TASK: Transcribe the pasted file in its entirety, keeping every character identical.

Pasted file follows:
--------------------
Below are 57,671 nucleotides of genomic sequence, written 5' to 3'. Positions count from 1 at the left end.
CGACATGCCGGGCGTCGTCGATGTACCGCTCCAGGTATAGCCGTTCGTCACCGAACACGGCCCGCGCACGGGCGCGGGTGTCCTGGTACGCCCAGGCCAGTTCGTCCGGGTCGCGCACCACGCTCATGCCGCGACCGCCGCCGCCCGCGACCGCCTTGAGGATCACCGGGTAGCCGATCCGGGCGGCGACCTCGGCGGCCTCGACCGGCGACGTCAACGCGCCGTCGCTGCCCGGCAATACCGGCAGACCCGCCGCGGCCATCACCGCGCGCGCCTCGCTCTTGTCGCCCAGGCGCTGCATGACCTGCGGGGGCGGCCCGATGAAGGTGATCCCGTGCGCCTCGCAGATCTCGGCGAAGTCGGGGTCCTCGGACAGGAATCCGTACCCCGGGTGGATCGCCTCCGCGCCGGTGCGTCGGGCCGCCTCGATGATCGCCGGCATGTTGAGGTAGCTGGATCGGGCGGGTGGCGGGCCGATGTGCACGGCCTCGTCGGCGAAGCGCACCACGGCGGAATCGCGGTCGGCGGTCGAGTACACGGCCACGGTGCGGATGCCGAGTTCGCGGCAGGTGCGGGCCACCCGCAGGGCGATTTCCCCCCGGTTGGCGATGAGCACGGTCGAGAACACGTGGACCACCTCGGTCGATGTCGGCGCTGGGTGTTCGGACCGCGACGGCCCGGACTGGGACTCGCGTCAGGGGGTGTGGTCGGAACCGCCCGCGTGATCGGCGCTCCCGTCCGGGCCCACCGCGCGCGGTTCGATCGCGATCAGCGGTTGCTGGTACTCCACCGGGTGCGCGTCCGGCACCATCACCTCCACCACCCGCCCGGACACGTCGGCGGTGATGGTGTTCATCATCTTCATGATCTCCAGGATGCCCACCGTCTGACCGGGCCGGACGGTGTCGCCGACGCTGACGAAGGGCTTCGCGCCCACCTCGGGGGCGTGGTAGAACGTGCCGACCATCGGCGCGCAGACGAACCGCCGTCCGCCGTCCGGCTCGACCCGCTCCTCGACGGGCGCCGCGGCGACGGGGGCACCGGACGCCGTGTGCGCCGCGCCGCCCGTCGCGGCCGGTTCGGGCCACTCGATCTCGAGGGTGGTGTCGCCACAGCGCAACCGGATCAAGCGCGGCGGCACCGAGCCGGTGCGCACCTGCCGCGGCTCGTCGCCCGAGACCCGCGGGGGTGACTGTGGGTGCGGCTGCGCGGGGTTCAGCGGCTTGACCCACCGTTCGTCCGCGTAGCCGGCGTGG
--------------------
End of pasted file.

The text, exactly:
Below are 57,671 nucleotides of genomic sequence, written 5' to 3'. Positions count from 1 at the left end.
CGACATGCCGGGCGTCGTCGATGTACCGCTCCAGGTATAGCCGTTCGTCACCGAACACGGCCCGCGCACGGGCGCGGGTGTCCTGGTACGCCCAGGCCAGTTCGTCCGGGTCGCGCACCACGCTCATGCCGCGACCGCCGCCGCCCGCGACCGCCTTGAGGATCACCGGGTAGCCGATCCGGGCGGCGACCTCGGCGGCCTCGACCGGCGACGTCAACGCGCCGTCGCTGCCCGGCAATACCGGCAGACCCGCCGCGGCCATCACCGCGCGCGCCTCGCTCTTGTCGCCCAGGCGCTGCATGACCTGCGGGGGCGGCCCGATGAAGGTGATCCCGTGCGCCTCGCAGATCTCGGCGAAGTCGGGGTCCTCGGACAGGAATCCGTACCCCGGGTGGATCGCCTCCGCGCCGGTGCGTCGGGCCGCCTCGATGATCGCCGGCATGTTGAGGTAGCTGGATCGGGCGGGTGGCGGGCCGATGTGCACGGCCTCGTCGGCGAAGCGCACCACGGCGGAATCGCGGTCGGCGGTCGAGTACACGGCCACGGTGCGGATGCCGAGTTCGCGGCAGGTGCGGGCCACCCGCAGGGCGATTTCCCCCCGGTTGGCGATGAGCACGGTCGAGAACACGTGGACCACCTCGGTCGATGTCGGCGCTGGGTGTTCGGACCGCGACGGCCCGGACTGGGACTCGCGTCAGGGGGTGTGGTCGGAACCGCCCGCGTGATCGGCGCTCCCGTCCGGGCCCACCGCGCGCGGTTCGATCGCGATCAGCGGTTGCTGGTACTCCACCGGGTGCGCGTCCGGCACCATCACCTCCACCACCCGCCCGGACACGTCGGCGGTGATGGTGTTCATCATCTTCATGATCTCCAGGATGCCCACCGTCTGACCGGGCCGGACGGTGTCGCCGACGCTGACGAAGGGCTTCGCGCCCACCTCGGGGGCGTGGTAGAACGTGCCGACCATCGGCGCGCAGACGAACCGCCGTCCGCCGTCCGGCTCGACCCGCTCCTCGACGGGCGCCGCGGCGACGGGGGCACCGGACGCCGTGTGCGCCGCGCCGCCCGTCGCGGCCGGTTCGGGCCACTCGATCTCGAGGGTGGTGTCGCCACAGCGCAACCGGATCAAGCGCGGCGGCACCGAGCCGGTGCGCACCTGCCGCGGCTCGTCGCCCGAGACCCGCGGGGGTGACTGTGGGTGCGGCTGCGCGGGGTTCAGCGGCTTGACCCACCGTTCGTCCGCGTAGCCGGCGTGG